Issue Details: First known date: 2009 2009
AustLit is a subscription service. The content and services available here are limited because you have not been recognised as a subscriber. Find out how to gain full access to AustLit

Publication Details of Only Known VersionEarliest 2 Known Versions of

  • Appears in:
    y Meanjin vol. 68 no. 1 Autumn 2009 Z1564615 2009 periodical issue 2009 pg. 134-143

Works about this Work

Nation, Identity, and Subjectivity in Globalizing Literature Yasue Arimitsu , 2014 single work criticism
— Appears in: Coolabah , no. 13 2014; (p. 1-12)

'Since the end of the 20th century, particularly after the Cold War ended, national borderlines have been redrawn many times in the areas of the Eastern Europe, the Middle East, and a wide range of Asia, and people started crossing national borderlines to immigrate to other countries. As a result, the definition of a modern nation with one ethnicity, one language, and one culture collapsed. Under the policy of multiculturalism, Australia accepts immigrants from all over the world, and Australian literature at present is characterized as being ethnically, culturally, and linguistically hybrid. In this paper I look at Australian writers such as Brian Castro and Nam Le and compare them with other writers who are considered post-colonial writers, such as Salman Rushdie, V.S. Naipaul and Kazuo Ishiguro. I focus on how these writers attempt to present their identities along with their subjectivities. I also compare them with a Japanese writer, Haruki Murakami, whose literary works are widely read throughout the world, crossing cultural, ethnic, and language barriers, even though he writes in Japanese and has a mono-cultural background. I investigate the reason why Murakami’s works are accepted by many contemporary readers worldwide. I finally explore the meaning of national identity and subjectivity in the globalizing world, and clarify the transformation of modern literature.' (Author's abstract)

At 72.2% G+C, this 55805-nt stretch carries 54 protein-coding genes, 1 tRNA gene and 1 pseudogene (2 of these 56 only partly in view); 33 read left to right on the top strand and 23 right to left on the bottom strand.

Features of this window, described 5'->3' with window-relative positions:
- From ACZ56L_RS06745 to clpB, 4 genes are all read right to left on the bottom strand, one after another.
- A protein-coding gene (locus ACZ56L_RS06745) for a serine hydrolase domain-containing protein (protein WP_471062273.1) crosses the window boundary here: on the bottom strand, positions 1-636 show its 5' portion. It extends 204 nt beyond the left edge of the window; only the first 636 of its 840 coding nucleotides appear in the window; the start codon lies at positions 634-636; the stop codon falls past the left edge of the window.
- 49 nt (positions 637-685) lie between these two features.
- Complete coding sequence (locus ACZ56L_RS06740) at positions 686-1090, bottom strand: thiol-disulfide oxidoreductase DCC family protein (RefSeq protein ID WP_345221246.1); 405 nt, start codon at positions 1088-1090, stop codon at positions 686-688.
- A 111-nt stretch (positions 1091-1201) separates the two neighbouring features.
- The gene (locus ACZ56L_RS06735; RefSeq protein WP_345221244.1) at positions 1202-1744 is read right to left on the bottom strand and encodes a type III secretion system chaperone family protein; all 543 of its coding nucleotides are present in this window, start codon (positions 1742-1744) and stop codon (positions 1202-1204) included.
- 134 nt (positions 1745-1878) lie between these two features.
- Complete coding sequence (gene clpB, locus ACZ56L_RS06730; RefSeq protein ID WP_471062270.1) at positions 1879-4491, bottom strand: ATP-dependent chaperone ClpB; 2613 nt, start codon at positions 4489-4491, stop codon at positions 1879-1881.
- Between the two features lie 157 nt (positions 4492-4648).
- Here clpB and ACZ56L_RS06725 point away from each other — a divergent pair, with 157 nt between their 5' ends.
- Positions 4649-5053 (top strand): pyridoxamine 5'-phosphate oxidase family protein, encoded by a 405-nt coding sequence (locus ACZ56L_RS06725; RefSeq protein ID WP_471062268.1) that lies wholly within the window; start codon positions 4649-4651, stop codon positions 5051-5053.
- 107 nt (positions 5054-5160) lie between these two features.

Finding a Place in the World - Vietnamese-Australian Diasporic Writing Hoa Pham , 2011 single work criticism
— Appears in: Long Paddock , vol. 71 no. 1 2011;
'This essay touches briefly on the works of Nam Le, Chi Vu and Dominic Hong Duc Golding, demonstrating how 'they provide a counter narrative to the dominant discourse of the Vietnam/America War in Australia, and, further, how they might pave a central place for Australian diasporic writing in general.' (Source: Introduction, p. 1)
Finding a Place in the World - Vietnamese-Australian Diasporic Writing Hoa Pham , 2011 single work criticism
— Appears in: Long Paddock , vol. 71 no. 1 2011;
'This essay touches briefly on the works of Nam Le, Chi Vu and Dominic Hong Duc Golding, demonstrating how 'they provide a counter narrative to the dominant discourse of the Vietnam/America War in Australia, and, further, how they might pave a central place for Australian diasporic writing in general.' (Source: Introduction, p. 1)
Nation, Identity, and Subjectivity in Globalizing Literature Yasue Arimitsu , 2014 single work criticism
— Appears in: Coolabah , no. 13 2014; (p. 1-12)

'Since the end of the 20th century, particularly after the Cold War ended, national borderlines have been redrawn many times in the areas of the Eastern Europe, the Middle East, and a wide range of Asia, and people started crossing national borderlines to immigrate to other countries. As a result, the definition of a modern nation with one ethnicity, one language, and one culture collapsed. Under the policy of multiculturalism, Australia accepts immigrants from all over the world, and Australian literature at present is characterized as being ethnically, culturally, and linguistically hybrid. In this paper I look at Australian writers such as Brian Castro and Nam Le and compare them with other writers who are considered post-colonial writers, such as Salman Rushdie, V.S. Naipaul and Kazuo Ishiguro. I focus on how these writers attempt to present their identities along with their subjectivities. I also compare them with a Japanese writer, Haruki Murakami, whose literary works are widely read throughout the world, crossing cultural, ethnic, and language barriers, even though he writes in Japanese and has a mono-cultural background. I investigate the reason why Murakami’s works are accepted by many contemporary readers worldwide. I finally explore the meaning of national identity and subjectivity in the globalizing world, and clarify the transformation of modern literature.' (Author's abstract)

Last amended 17 Mar 2009 11:58:53
Informit * Subscription service. Check your library.
Subjects:
Newspapers:
    Powered by Trove
    X